Playing With Glass

PUBLISHED: 14:31 19 August 2010 | UPDATED: 17:44 20 February 2013

Playing With Glass

Playing With Glass

Katherine Huskie is a talented young glass maker from Calne whose work is wildly colourfu

Katherines passion for glass started when she was studying for a Foundation diploma in Art and Design at Wiltshire College in Trowbridge. Having realised the possibilities of the medium, and after an initial taster day of blowing, she was hooked.

Glass has such amazing qualities, Katherine ehthuses. You can achieve such wonderful colours and textures. It is also extremely hard work, but if you are willing to train and practise, it is very rewarding.
Katherines work is based around colour and pattern. Her interest in textile patterns has been a strong influence and she tries to incorporate this into her work. One of her new ranges called Tessili is clearly influenced by Italian textiles.

Technically, the work appears complex.
This work is made by using a technique called roll-up where sheet glass is cut to make the desired pattern, and then heated up to allow it to be rolled into a vessel form, she explains. When you are working in a hotshop, it is a really fun experience. As you are working with extremely hot molten glass, there is always an edge of excitement, and when a piece is successful it is exhilarating.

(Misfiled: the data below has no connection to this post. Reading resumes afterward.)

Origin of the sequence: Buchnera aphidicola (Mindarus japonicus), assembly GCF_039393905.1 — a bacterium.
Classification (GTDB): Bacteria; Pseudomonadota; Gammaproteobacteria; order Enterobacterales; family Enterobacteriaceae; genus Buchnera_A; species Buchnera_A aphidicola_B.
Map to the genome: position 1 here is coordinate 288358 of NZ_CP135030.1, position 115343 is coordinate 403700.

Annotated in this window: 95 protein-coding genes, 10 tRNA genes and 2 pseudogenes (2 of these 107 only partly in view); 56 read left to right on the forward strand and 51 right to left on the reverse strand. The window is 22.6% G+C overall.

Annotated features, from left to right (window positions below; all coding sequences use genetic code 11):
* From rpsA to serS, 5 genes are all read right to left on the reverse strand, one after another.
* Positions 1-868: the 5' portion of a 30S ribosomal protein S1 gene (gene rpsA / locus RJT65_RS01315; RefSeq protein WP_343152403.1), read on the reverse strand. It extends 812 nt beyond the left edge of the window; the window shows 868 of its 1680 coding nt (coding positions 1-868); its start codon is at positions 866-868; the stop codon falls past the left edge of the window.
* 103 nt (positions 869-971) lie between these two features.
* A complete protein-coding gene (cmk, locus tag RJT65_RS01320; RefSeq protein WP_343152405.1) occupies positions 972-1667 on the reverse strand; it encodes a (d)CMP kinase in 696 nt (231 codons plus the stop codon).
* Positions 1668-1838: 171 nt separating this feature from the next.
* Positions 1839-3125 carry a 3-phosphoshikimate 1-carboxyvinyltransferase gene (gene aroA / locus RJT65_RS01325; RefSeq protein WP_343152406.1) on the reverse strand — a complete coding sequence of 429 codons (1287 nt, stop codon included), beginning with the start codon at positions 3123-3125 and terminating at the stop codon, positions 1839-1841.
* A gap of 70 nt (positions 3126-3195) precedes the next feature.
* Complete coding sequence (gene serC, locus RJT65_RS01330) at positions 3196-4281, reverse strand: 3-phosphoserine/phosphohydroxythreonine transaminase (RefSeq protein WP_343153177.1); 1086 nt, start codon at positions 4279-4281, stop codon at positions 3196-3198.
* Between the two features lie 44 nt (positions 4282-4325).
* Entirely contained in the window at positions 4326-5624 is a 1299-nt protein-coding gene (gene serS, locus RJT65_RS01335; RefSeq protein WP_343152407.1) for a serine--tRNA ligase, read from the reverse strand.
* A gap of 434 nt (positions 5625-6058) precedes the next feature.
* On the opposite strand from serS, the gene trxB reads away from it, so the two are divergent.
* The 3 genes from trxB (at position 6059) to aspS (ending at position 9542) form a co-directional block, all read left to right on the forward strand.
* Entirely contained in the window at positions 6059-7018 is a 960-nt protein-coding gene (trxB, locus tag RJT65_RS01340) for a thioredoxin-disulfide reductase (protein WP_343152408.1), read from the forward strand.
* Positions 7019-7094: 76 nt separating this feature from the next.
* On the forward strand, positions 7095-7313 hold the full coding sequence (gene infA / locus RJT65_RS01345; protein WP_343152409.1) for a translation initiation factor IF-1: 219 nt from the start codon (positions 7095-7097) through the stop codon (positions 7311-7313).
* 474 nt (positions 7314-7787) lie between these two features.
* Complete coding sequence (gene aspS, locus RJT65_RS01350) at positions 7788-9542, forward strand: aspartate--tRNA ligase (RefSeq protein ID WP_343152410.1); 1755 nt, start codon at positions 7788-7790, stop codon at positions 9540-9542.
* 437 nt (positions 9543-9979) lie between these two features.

Her strong sense of colour and pattern is evident but she also likes a sense of playfulness to come through in her work too. One of her pieces is called To Play Or Not To Play, which consists of three stacked blown-glass balls, each one a different size. The pieces are not glued so they can be taken apart and played with. However, if they are knocked they will fall over! Although this piece was made with childrens toys in mind, it also challenges the notion of letting your child play with a toy made from glass.

This piece of work was made using Cane,"Katherine explains, which is a technique of getting a large amount of molten glass and stretching it so it becomes a long thin piece. This is then broken down into useable sections, reheated and rolled around a bubble.

Katherine is a huge fan of learning new techniques and loves to push herself to experiment and to learn as much as she possibly can too from those around her. Her aim is to be an artist in residence at a university or art institute where she could share her love of glass making, and she intends to take every opportunity to work with as many different glass makers and designers as possible in order to further her knowledge and understanding of the medium. Having recently exhibited at The British Craft Trade Fair in Harrogate, Grand Designs Live in London and at The Contemporary Craft Fair at Bovey Tracey in Devon, she is very much on her way.


Fancy a go?
The Liquid Glass Centre at Stowford Manor Farm, Wingfield, near Trowbridge, runs short courses in most aspects of glassmaking. 01225 768888, www.liquidglasscentre.co.uk

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